The second cinematic element that portrays a rhetorical meaning is the camera angle. While walking through the Dinsmoor mansion, the camera seems to shift and hit every angle of the house. This camera shifting puts major emphasis on the size of the house, and the amount of wealth that Miss Dinsmoor and Estella really have. This switch of the camera angles also put an emphasis on how small Finn is in the mansion. You can see during this scene that as Finn looks around, the camera makes him look as if he is so much smaller than the home. By using the strategy of warping the proportions of Finn in the house, it almost seems as if he is out of his element. He has never experienced such a materialistic environment and such an embodiment of wealth. By panning around the set it gives the illusion that he was less than them and not worthy of being in their home. The angles also shift the lighting throughout the house and gives the house a mysterious vibe. I think that the mysteriousness is very underlying, and not many would take the camera angle shift for that theme, but I think that Estella actually has a lot hidden characteristics in herself. She is a pretty mysterious character herself, so this scenic element adds to the foreshadowing of her character development.

The third cinematic element that includes an underlying rhetorical meaning is the element of dialogue. Throughout this scene, you can hear Estella bragging about her home and the expensive qualities and decorations in her home.  She talks about the interior decorative details from foreign places and how exquisite everything in her home was. She also begins to talk to him in French and obviously Finn is not as culturally inclined to understand French. She also brings up the fact that she has a gardener working at her house doing all of the outdoor work. Finn comes from a family where they do not have money to just waste on a gardener. This shows how she talks without regard to others, and she doesn’t take into account the fact that Finn probably does not understand what she is saying, nor can he relate to things like having people working in the home. She is in her own little privileged world, and does not understand that not everyone is as privileged as she is. Estella also talks to Finn as if she is talking down to him. She does not talk to him with the same regard that she might regard other wealthy individuals with.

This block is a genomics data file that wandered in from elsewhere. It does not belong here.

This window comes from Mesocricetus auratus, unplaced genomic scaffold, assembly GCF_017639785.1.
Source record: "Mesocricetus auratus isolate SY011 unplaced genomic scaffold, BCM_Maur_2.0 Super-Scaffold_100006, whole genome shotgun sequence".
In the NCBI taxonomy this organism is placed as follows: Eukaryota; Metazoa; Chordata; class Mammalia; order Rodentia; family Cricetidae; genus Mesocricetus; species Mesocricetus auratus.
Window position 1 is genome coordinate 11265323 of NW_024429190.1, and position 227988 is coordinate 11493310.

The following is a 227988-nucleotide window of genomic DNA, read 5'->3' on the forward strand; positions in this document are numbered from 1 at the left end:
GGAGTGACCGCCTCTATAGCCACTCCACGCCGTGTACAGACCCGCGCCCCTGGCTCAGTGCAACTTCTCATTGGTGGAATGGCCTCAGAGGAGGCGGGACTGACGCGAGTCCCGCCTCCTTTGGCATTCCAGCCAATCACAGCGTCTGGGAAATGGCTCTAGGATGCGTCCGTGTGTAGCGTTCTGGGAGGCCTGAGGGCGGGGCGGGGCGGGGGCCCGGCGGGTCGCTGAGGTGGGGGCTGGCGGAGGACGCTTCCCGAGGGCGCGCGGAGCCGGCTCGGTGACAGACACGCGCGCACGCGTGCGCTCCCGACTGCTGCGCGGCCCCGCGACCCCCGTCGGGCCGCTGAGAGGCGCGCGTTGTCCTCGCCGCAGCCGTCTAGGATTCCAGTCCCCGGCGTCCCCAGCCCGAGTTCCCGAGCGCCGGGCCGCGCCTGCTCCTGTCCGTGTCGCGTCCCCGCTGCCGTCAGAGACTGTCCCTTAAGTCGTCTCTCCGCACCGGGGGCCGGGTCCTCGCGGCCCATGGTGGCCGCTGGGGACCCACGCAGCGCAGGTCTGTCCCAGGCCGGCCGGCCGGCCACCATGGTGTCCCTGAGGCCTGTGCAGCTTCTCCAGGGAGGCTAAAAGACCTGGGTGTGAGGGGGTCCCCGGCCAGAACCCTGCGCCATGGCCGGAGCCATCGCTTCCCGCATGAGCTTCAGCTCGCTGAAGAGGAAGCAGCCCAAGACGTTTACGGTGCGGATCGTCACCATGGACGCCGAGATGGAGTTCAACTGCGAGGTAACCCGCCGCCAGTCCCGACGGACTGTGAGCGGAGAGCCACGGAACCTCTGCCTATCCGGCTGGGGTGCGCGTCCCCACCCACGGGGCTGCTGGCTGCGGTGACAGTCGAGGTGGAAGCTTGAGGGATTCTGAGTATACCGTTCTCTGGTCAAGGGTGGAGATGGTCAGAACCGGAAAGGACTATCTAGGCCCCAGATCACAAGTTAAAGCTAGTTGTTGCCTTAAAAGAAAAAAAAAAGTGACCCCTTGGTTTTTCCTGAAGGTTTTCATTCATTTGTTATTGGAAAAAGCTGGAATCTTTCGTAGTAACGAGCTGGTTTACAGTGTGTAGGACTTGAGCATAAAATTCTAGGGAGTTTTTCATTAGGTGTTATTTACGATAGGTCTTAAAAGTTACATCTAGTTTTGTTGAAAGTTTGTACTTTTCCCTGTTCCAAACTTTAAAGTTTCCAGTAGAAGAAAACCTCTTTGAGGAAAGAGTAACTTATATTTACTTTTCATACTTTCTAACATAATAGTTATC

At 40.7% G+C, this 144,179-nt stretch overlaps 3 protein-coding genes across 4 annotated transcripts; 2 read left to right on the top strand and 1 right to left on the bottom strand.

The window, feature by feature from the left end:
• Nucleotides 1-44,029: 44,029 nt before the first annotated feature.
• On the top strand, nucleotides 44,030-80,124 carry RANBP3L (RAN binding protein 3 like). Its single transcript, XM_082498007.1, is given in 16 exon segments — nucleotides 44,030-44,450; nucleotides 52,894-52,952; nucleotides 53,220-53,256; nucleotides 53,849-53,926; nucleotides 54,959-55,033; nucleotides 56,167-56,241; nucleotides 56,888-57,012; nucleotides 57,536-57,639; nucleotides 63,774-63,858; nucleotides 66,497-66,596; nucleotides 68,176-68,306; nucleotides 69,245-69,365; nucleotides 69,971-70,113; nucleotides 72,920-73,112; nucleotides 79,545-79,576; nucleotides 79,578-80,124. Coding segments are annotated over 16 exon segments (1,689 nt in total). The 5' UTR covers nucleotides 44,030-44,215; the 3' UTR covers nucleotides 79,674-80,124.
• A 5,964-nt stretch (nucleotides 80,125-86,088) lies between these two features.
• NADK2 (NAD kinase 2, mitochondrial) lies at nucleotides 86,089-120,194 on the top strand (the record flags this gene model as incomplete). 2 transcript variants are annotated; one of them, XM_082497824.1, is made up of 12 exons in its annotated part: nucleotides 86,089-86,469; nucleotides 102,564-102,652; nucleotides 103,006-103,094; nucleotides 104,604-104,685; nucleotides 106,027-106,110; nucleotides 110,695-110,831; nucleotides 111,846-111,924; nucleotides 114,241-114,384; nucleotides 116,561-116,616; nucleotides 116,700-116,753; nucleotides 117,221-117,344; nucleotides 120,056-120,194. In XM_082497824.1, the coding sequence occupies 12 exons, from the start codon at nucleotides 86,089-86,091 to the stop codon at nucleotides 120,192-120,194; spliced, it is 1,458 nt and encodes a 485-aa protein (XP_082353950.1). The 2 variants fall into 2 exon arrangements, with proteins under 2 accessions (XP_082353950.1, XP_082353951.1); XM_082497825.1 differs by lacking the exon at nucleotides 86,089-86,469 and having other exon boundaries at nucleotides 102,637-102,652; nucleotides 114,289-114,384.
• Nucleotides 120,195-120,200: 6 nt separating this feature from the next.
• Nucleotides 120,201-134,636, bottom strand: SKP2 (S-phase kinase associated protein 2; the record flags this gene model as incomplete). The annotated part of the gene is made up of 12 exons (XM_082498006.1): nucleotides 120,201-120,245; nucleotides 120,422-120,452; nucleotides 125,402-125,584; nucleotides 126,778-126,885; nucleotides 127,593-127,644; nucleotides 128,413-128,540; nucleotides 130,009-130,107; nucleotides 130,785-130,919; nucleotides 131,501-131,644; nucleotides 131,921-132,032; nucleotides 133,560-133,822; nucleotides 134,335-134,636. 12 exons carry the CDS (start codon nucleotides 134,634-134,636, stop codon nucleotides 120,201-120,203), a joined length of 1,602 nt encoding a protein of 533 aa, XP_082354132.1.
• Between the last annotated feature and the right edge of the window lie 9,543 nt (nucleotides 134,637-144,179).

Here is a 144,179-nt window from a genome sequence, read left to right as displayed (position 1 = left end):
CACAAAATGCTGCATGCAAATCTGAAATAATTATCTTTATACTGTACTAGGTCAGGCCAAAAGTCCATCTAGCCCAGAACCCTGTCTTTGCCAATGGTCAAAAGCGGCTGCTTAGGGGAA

The last, and most important, cinematic element that was prevalent throughout the movie and this scene sequence is the color green. The color green is such a prominent color in symbolizing wealth, as money is green. In this sequence Miss Dinsmoor is dressed in green head to toe, symbolizing her excessive wealth. Estella is also seen wearing a green skirt. Throughout this scene sequence you can see how the underlying colors can bring to the surface these themes throughout the movie. Money motivates everything that goes on in this movie, and to make it more prominent the directors work to make it obvious that all the characters are wearing green and that the scenes are constantly focused on the color green.

In conclusion, these cinematic elements within the film adaptation of Great Expectations reveal many underlying rhetorical meanings. Until being asked to recognize the cinematic elements of the movie, one would not have recognized them, nor would they have been as prevalent. There were 4 important thematic and cinematic elements that bring forth the theme of wealth in the movie: the actor placement, the camera angles, the dialogue, and the color green.